Dr. Colston’s commitment to technical education and his tremendous strength as an educator enabled him to generate the support for the building of the current Tech facility. The six million dollar new building that was opened in the fall of 1933 was the jewel of the New York City school system. Dr. Colston brought innovative programs to Tech such as the first aviation course given in any public school in the City, a radio station, extensive co-curricular programs, and the evolution of a technical curriculum that was in the forefront of high school education.

Dr. Colston’s vision, leadership, commitment and dedication to the concept of technical education was the driving force and the inspiration for the continued development of Brooklyn Technical High School. He is recognized as being a visionary in secondary technical education in New York City.


Joseph M. Colucci '54
Engineer and Environmentalist
Inaugurated in: 2005


The leadership of JOSEPH M. COLUCCI ‘54, while Head of the General Motors Research Laboratories’ fuels and Lubricants Department, and while Executive Director of the GM R&D Center, resulted in fuels and lubricants that not only improved vehicle performance, durability and fuel economy, but also brought about large reductions in vehicle emissions and improved air quality. Perhaps Mr. Colucci’s most significant accomplishment was his leadership in the development of “cleaner” gasoline, now called reformulated gasoline (RFG), that makes up about one-third of all gasoline sold in the United States.


  Gen. James E. Dalton '49
USAF Four Star General
Inaugurated in: 1998













General James E. Dalton, USAF (Retired), attended Brooklyn Ploytechnic Institute prior to entering West Point in 1950. Following graduation, he entered the Air Force and completed pilot training. Rising to four star rank in a distinguished 31 year Air Force career, he served in a number of key R & D, Operation Command and Staff positions. His assignments included development of operational targeting programs for ICBMs, combat and combat support flying in Southeast Asia, service on the US Delegation for the negotiation of SALT I Arms Control Agreement, Command of the 39th Aerospace Rescue & Recovery Wing, Command of the Air Reserve Personnel Center, Deputy Director of Concepts for HQ Air Force, Vice Director of the Joint Staff for the Joint Chiefs of Staff, Commandant of the Industrial College of the Armed Forces, and Chief of Staff, Supreme Headquarters Allied Powers Europe (SHAPE).

General Dalton’s education includes two Master of Science degrees in Engineering from the Univ. of Michigan. He is a distinguished graduate of Air Command and Staff College and the Industrial College of the Armed Forces. His military decorations and awards include three awards of the nation’s highest peacetime medal - the Defense Distinguished Service Medal - Legion of Merit with one Oak Leaf Cluster, Distinguished Flying Cross, Bronze Star Medal, Meritorious Service Medal with one Oak Leaf Cluster, Air Medal with five Oak Leaf Clusters, Presidential Unit Citation, Vietnamese Service Ribbon with six campaign stars, and others.

Since 1985 he has been a Vice President of Logicon Inc. and President of its wholly owned subsidiary, Logicon RDA. He has taken on increased responsibility over the years and today is the General Manager of Logicon’s Defense Technology Group comprising four companies, over 2,100 employees and sales in excess of $200 million annually.

General Dalton is a member of the Council on Foreign Relations, the Pacific Council on International Policy, the Order of Daedalians and a number of other groups. He is trustee of the Falcon Foundation of the USAF Academy.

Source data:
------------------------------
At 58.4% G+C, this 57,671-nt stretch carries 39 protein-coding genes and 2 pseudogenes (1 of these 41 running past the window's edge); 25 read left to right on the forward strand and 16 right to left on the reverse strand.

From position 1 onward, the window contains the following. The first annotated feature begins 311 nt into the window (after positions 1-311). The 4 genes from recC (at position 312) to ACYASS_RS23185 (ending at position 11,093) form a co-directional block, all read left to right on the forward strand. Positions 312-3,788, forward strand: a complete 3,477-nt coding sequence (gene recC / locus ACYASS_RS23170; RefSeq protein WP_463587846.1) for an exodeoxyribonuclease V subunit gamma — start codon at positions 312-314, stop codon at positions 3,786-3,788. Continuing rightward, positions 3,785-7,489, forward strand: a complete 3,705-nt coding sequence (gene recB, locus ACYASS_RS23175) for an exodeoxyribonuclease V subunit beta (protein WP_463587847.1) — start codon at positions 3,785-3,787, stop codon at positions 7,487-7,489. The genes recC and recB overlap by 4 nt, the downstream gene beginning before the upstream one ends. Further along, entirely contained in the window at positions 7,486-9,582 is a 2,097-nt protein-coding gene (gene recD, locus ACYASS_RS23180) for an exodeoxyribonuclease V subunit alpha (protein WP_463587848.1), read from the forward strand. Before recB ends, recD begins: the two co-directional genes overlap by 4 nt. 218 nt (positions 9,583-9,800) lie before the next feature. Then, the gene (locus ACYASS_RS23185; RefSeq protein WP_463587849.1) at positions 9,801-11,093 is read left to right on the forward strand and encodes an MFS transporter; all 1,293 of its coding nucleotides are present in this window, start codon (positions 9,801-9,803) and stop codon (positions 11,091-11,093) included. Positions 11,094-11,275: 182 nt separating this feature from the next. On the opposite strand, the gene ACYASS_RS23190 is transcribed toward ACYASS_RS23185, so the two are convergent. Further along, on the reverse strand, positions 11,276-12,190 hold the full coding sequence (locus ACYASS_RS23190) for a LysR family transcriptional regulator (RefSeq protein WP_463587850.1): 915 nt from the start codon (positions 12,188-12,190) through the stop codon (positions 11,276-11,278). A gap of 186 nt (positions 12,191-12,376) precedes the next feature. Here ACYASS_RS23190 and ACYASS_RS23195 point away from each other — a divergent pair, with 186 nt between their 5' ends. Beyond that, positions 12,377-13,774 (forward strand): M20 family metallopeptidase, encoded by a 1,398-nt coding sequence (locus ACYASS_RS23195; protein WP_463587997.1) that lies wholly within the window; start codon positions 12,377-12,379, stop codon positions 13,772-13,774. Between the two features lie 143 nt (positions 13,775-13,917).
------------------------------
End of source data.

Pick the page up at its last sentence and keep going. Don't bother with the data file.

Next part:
Bernard Friedland, Ph.D. '48
Engineer, Author, Distinguished Professor
Inaugurated in: 1998


Bernard Friedland is a Distinguished Professor in the Electrical and Computer Engineering Department at the New Jersey Institute of Technology. He teaches system and control theory and engages in research in its applications. He has also taught at Technion-Israel Institute of Technology, Polytechnic University, New York University and Columbia University.

Dr. Friedland is author of two textbooks on automatic control, Control System Design: An Introduction to State-Space Methods (1986) and Advanced Control System Design (1995). He is co-authore of two other textbooks, one on circuit theory and the other on linear system theory, and is the author or co-author of over 100 technical papers on control theory and its application.

For 27 years prior to joining NJIT, Dr. Friedland was Manager of Systems Research in the Kearfott Guidance and Navigation Corporation, where he planned and directed the company’s program in modern control theory and its application. While at Kearfott, he was awarded 12 patents in the fields of navigation, instrumentation, and control systems. The 1982 Oldenberger Medal of the American Society of Mechanical Engineers was awarded to Dr. Friedland "in recognition of his creative extensions to the theory of optimal control and recursive filtering and its practical applications to the design of guidance and navigation systems."

Dr. Friedland is a Fellow of the IEEE and has served as a member of the Board of Governors of the IEEE Control Systems Society, which presented him with the Distinguished Member Award in 1985. A Fellow of the ASME, Dr. Friedland served on the Executive Committee of the Automatic Control Division from 1964-1969 and was chairman in 1967-68. He is also an Associate Fellow of the AIAA. His academic honors include a National Science Foundation Fellowship, the Illig Medal in Applied Science, Phi Beta Kappa, Sigma Xi, and Tau Beta Pi.








  Bernard Gifford '61
Scientist, Educator, Change Agent
Inaugurated in: 2005

Dr. Bernard R. Gifford ’61 earned his Ph.D. in Radiation Biology and Biophysics from the University of Rochester Medical School, where he was an Atomic Energy Commission Fellow in Nuclear Science and a member of Phi Beta Kappa. During his tenure as Dean of the Graduate School of Education at the University of California, Berkeley, the school launched new Ph.D. programs in Mathematics and Science Education, Cognitive Science, and Instructional Technology. As Vice President of Education at Apple Computer Inc., he was responsible for all of Apple USA's K-12 and higher education programs and was considered an authority on education technology and public policy.